Ultrasonic Scattering in Composites Using Spatial Fourier Transform Techniques

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1985
Authors
Schmerr, Lester
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The heterogeneous nature of composite materials often makes their inspection using ultrasonics difficult unless the flaws are sufficiently large so that common B- or C- scans can be employed. Thus, flaw scattering models are essential in order to interpret the measured ultrasonic responses. However, even at low frequencies where the composite may be able to be replaced by an equivalent homogeneous, anisotropic material, conventional direct scattering methods such as the T-Matrix and Boundary Element techniques are not effective. This is because both methods rely on the superposition of exact solutions to the governing equations of elastodynamics and, except for very special anisotropics, such exact solutions are not available in closed form. One way around this difficulty is to pose the scattering problem in a spatial Fourier frequency domain where exact fundamental solutions for elastodynamics are available, even for general anisotropic materials (1). Employing these solutions in a conventional volume or surface integral equation for the scattering wavefields then yields a spatial frequency domain formulation to the direct scattering problem. Because the boundary conditions are given in the real spatial domain, it is necessary to iteratively satisfy these conditions via fast Fourier transforms (2). This approach is called the Spectral-Iteration Technique and has been applied successfully for a variety of electromagnetic scattering problems (3), (4). Here, we will obtain the equivalent elastic wave scattering formulations for cracks and volumetric flaws in a general anisotropic medium. Modifications of the standard Spectral-Iteration technique needed to ensure its convergence at low frequencies will also be discussed.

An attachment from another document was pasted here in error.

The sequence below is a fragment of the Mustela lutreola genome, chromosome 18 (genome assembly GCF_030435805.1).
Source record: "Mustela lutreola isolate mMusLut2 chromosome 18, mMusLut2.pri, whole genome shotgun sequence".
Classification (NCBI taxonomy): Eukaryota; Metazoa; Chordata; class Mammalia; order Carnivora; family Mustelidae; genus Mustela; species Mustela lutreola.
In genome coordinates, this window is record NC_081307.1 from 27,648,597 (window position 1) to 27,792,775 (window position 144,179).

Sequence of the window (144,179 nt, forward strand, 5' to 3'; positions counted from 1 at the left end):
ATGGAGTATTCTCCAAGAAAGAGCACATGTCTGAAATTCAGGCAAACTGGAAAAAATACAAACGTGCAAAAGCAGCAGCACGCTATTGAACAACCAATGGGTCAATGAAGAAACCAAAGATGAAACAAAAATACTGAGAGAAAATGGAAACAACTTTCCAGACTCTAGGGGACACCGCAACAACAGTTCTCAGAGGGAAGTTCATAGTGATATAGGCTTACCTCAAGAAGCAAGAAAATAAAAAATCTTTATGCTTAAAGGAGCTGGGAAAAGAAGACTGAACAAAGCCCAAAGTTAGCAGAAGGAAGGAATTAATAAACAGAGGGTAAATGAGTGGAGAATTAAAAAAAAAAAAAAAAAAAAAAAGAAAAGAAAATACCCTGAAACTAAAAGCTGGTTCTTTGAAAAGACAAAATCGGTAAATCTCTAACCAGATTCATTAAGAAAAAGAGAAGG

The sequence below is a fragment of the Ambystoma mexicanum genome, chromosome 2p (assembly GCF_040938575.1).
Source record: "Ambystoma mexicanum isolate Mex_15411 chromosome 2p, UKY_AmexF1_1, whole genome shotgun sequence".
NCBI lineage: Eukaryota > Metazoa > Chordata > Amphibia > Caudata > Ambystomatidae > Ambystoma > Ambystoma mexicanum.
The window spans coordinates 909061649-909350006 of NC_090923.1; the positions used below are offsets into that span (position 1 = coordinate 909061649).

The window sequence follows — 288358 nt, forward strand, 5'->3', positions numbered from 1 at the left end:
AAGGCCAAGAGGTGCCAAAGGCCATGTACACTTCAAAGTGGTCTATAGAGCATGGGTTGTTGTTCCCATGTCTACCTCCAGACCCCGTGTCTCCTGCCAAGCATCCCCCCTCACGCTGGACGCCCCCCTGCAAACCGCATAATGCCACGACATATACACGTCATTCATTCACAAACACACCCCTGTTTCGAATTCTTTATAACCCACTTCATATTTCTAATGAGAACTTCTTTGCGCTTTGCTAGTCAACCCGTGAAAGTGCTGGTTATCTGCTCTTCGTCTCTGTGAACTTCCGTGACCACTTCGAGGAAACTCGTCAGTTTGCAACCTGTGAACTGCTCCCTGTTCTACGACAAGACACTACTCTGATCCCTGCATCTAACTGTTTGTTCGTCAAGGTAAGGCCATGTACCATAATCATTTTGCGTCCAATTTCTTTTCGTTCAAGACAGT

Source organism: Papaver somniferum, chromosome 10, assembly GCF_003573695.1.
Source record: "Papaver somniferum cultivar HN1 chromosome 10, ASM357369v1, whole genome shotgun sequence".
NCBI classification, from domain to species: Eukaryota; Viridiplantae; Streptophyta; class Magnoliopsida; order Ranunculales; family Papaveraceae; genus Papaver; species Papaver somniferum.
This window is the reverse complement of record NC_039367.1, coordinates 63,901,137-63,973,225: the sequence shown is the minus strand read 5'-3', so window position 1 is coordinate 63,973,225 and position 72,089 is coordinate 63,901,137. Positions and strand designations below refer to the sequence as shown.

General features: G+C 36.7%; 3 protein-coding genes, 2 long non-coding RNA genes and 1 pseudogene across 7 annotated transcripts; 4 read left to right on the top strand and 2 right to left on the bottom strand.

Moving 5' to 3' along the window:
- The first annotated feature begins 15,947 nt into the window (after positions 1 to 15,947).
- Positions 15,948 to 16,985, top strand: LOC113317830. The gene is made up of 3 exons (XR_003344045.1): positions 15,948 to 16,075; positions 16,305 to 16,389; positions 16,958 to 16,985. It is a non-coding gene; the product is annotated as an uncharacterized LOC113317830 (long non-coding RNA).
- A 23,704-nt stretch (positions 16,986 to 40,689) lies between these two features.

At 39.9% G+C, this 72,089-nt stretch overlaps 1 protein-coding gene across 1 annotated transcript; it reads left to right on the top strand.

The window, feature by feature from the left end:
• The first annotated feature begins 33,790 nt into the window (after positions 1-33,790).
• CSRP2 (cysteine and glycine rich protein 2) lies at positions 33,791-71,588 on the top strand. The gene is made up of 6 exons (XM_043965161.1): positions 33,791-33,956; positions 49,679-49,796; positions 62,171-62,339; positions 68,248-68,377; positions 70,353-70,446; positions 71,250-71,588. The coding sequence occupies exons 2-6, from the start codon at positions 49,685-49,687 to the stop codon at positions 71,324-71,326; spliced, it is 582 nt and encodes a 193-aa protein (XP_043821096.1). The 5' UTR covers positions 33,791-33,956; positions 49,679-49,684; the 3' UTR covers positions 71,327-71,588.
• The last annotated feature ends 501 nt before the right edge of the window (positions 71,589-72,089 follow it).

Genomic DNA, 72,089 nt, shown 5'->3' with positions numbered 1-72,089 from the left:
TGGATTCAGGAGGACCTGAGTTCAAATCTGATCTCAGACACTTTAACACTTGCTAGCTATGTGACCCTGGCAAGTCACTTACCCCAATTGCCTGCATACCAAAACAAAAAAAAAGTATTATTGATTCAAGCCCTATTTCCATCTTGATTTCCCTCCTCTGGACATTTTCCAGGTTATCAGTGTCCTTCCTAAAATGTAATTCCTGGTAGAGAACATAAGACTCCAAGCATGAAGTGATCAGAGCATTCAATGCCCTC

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Ames Laboratory
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